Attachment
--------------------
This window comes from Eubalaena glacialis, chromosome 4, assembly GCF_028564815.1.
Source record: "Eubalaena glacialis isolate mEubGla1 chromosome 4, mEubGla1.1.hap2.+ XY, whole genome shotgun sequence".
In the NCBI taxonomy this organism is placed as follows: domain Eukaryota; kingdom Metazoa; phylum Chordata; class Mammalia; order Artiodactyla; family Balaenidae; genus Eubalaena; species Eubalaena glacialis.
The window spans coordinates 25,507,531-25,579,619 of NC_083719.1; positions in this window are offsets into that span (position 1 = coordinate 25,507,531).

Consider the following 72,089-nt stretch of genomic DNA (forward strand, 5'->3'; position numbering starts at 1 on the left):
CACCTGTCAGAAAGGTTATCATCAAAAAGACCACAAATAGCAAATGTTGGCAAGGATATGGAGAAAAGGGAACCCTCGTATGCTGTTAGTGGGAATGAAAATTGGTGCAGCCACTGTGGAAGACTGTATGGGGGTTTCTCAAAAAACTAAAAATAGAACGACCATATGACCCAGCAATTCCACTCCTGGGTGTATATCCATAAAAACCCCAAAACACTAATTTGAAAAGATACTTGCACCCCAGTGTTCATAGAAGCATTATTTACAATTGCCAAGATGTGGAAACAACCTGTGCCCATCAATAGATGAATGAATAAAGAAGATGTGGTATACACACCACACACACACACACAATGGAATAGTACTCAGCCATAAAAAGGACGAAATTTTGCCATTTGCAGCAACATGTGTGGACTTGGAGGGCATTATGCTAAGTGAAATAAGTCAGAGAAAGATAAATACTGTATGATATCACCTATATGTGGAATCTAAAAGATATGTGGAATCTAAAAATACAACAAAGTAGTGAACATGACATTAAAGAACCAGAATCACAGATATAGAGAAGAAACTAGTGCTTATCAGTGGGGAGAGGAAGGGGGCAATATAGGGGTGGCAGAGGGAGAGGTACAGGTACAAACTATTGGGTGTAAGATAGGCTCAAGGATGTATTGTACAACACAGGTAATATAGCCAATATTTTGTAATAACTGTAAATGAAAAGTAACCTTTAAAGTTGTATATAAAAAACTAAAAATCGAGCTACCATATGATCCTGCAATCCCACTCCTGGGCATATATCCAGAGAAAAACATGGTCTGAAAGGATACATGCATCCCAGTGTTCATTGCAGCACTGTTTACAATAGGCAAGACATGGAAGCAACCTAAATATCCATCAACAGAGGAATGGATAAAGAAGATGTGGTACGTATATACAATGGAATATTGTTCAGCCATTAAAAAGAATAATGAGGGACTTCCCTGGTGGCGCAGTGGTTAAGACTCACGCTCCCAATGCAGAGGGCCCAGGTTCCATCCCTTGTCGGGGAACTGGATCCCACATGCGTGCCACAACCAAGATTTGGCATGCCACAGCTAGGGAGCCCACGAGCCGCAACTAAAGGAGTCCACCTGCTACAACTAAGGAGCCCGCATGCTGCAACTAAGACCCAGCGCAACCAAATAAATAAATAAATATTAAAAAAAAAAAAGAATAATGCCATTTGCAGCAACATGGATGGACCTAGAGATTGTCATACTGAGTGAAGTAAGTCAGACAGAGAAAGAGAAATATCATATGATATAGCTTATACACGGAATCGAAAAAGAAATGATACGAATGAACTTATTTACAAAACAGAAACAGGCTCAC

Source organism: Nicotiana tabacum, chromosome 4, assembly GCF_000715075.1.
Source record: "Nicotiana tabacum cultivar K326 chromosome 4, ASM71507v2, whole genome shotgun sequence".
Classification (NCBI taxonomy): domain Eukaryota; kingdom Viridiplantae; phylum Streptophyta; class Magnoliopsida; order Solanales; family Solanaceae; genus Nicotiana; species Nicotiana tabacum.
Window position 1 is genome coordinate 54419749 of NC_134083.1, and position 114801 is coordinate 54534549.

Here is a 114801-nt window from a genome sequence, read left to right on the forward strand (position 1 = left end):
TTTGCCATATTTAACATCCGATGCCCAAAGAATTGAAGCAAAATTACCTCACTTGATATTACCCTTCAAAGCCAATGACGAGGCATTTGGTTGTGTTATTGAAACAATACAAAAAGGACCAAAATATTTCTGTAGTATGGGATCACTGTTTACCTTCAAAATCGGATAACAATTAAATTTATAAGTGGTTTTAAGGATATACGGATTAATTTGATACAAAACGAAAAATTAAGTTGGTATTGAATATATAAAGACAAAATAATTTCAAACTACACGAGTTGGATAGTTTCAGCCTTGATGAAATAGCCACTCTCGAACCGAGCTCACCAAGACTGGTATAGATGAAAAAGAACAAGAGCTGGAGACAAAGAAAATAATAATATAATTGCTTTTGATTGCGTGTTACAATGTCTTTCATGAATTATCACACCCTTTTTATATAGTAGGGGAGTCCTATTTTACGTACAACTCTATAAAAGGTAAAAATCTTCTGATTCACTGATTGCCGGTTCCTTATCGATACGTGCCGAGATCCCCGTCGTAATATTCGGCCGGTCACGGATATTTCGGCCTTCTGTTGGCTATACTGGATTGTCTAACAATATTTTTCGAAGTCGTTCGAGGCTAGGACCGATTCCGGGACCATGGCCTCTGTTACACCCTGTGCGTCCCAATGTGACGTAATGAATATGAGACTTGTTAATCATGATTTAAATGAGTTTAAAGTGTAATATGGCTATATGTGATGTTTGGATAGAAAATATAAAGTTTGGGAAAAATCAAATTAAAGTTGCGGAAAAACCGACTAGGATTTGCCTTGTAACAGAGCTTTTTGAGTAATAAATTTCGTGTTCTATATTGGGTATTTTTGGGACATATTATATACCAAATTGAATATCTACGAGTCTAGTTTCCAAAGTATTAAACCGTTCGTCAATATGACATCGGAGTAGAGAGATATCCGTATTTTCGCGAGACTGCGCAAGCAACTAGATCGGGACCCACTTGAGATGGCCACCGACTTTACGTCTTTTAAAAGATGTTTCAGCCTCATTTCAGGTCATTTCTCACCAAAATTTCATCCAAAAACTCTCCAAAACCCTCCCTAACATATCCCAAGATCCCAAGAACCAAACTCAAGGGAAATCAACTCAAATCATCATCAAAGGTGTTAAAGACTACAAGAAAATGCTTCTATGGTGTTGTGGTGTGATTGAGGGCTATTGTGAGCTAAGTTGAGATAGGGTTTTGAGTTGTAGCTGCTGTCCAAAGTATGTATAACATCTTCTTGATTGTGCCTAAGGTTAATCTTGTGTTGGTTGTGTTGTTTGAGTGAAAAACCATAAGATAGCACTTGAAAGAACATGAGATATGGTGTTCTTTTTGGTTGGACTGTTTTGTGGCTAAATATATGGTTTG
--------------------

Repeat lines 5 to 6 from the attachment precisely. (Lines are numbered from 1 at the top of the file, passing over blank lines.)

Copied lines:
Consider the following 72,089-nt stretch of genomic DNA (forward strand, 5'->3'; position numbering starts at 1 on the left):
CACCTGTCAGAAAGGTTATCATCAAAAAGACCACAAATAGCAAATGTTGGCAAGGATATGGAGAAAAGGGAACCCTCGTATGCTGTTAGTGGGAATGAAAATTGGTGCAGCCACTGTGGAAGACTGTATGGGGGTTTCTCAAAAAACTAAAAATAGAACGACCATATGACCCAGCAATTCCACTCCTGGGTGTATATCCATAAAAACCCCAAAACACTAATTTGAAAAGATACTTGCACCCCAGTGTTCATAGAAGCATTATTTACAATTGCCAAGATGTGGAAACAACCTGTGCCCATCAATAGATGAATGAATAAAGAAGATGTGGTATACACACCACACACACACACACAATGGAATAGTACTCAGCCATAAAAAGGACGAAATTTTGCCATTTGCAGCAACATGTGTGGACTTGGAGGGCATTATGCTAAGTGAAATAAGTCAGAGAAAGATAAATACTGTATGATATCACCTATATGTGGAATCTAAAAGATATGTGGAATCTAAAAATACAACAAAGTAGTGAACATGACATTAAAGAACCAGAATCACAGATATAGAGAAGAAACTAGTGCTTATCAGTGGGGAGAGGAAGGGGGCAATATAGGGGTGGCAGAGGGAGAGGTACAGGTACAAACTATTGGGTGTAAGATAGGCTCAAGGATGTATTGTACAACACAGGTAATATAGCCAATATTTTGTAATAACTGTAAATGAAAAGTAACCTTTAAAGTTGTATATAAAAAACTAAAAATCGAGCTACCATATGATCCTGCAATCCCACTCCTGGGCATATATCCAGAGAAAAACATGGTCTGAAAGGATACATGCATCCCAGTGTTCATTGCAGCACTGTTTACAATAGGCAAGACATGGAAGCAACCTAAATATCCATCAACAGAGGAATGGATAAAGAAGATGTGGTACGTATATACAATGGAATATTGTTCAGCCATTAAAAAGAATAATGAGGGACTTCCCTGGTGGCGCAGTGGTTAAGACTCACGCTCCCAATGCAGAGGGCCCAGGTTCCATCCCTTGTCGGGGAACTGGATCCCACATGCGTGCCACAACCAAGATTTGGCATGCCACAGCTAGGGAGCCCACGAGCCGCAACTAAAGGAGTCCACCTGCTACAACTAAGGAGCCCGCATGCTGCAACTAAGACCCAGCGCAACCAAATAAATAAATAAATATTAAAAAAAAAAAAGAATAATGCCATTTGCAGCAACATGGATGGACCTAGAGATTGTCATACTGAGTGAAGTAAGTCAGACAGAGAAAGAGAAATATCATATGATATAGCTTATACACGGAATCGAAAAAGAAATGATACGAATGAACTTATTTACAAAACAGAAACAGGCTCAC